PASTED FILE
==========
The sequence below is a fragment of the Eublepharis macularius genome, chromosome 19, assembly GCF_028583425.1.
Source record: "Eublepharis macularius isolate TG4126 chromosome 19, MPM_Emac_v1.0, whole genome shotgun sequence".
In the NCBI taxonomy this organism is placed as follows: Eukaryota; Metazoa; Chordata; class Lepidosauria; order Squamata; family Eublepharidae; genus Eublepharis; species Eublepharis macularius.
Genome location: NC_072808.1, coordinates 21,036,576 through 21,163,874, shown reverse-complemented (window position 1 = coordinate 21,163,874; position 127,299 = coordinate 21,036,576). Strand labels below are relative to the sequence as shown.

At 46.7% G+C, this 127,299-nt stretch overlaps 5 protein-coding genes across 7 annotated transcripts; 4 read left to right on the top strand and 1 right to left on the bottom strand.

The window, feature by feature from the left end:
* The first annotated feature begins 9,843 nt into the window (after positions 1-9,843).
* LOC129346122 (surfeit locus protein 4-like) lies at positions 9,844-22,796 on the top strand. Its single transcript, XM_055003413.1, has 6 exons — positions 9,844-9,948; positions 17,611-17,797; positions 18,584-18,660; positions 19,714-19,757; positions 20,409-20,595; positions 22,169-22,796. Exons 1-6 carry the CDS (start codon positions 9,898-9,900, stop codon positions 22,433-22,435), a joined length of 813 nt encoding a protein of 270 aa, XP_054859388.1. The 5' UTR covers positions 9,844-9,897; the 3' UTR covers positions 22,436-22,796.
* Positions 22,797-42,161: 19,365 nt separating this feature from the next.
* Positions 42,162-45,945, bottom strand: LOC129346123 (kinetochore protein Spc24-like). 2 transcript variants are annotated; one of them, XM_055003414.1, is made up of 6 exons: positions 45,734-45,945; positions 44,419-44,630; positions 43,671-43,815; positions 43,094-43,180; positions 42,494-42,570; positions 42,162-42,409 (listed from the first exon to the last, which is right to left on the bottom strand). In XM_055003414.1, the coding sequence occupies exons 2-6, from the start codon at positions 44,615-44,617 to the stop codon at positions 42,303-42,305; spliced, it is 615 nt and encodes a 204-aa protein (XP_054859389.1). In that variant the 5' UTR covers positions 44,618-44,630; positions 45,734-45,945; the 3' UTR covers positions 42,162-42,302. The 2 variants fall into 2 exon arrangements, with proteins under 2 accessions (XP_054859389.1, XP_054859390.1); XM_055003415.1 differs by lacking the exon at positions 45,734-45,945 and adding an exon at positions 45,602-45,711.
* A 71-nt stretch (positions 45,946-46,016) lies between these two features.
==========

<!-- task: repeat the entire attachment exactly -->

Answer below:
The sequence below is a fragment of the Eublepharis macularius genome, chromosome 19, assembly GCF_028583425.1.
Source record: "Eublepharis macularius isolate TG4126 chromosome 19, MPM_Emac_v1.0, whole genome shotgun sequence".
In the NCBI taxonomy this organism is placed as follows: Eukaryota; Metazoa; Chordata; class Lepidosauria; order Squamata; family Eublepharidae; genus Eublepharis; species Eublepharis macularius.
Genome location: NC_072808.1, coordinates 21,036,576 through 21,163,874, shown reverse-complemented (window position 1 = coordinate 21,163,874; position 127,299 = coordinate 21,036,576). Strand labels below are relative to the sequence as shown.

At 46.7% G+C, this 127,299-nt stretch overlaps 5 protein-coding genes across 7 annotated transcripts; 4 read left to right on the top strand and 1 right to left on the bottom strand.

The window, feature by feature from the left end:
* The first annotated feature begins 9,843 nt into the window (after positions 1-9,843).
* LOC129346122 (surfeit locus protein 4-like) lies at positions 9,844-22,796 on the top strand. Its single transcript, XM_055003413.1, has 6 exons — positions 9,844-9,948; positions 17,611-17,797; positions 18,584-18,660; positions 19,714-19,757; positions 20,409-20,595; positions 22,169-22,796. Exons 1-6 carry the CDS (start codon positions 9,898-9,900, stop codon positions 22,433-22,435), a joined length of 813 nt encoding a protein of 270 aa, XP_054859388.1. The 5' UTR covers positions 9,844-9,897; the 3' UTR covers positions 22,436-22,796.
* Positions 22,797-42,161: 19,365 nt separating this feature from the next.
* Positions 42,162-45,945, bottom strand: LOC129346123 (kinetochore protein Spc24-like). 2 transcript variants are annotated; one of them, XM_055003414.1, is made up of 6 exons: positions 45,734-45,945; positions 44,419-44,630; positions 43,671-43,815; positions 43,094-43,180; positions 42,494-42,570; positions 42,162-42,409 (listed from the first exon to the last, which is right to left on the bottom strand). In XM_055003414.1, the coding sequence occupies exons 2-6, from the start codon at positions 44,615-44,617 to the stop codon at positions 42,303-42,305; spliced, it is 615 nt and encodes a 204-aa protein (XP_054859389.1). In that variant the 5' UTR covers positions 44,618-44,630; positions 45,734-45,945; the 3' UTR covers positions 42,162-42,302. The 2 variants fall into 2 exon arrangements, with proteins under 2 accessions (XP_054859389.1, XP_054859390.1); XM_055003415.1 differs by lacking the exon at positions 45,734-45,945 and adding an exon at positions 45,602-45,711.
* A 71-nt stretch (positions 45,946-46,016) lies between these two features.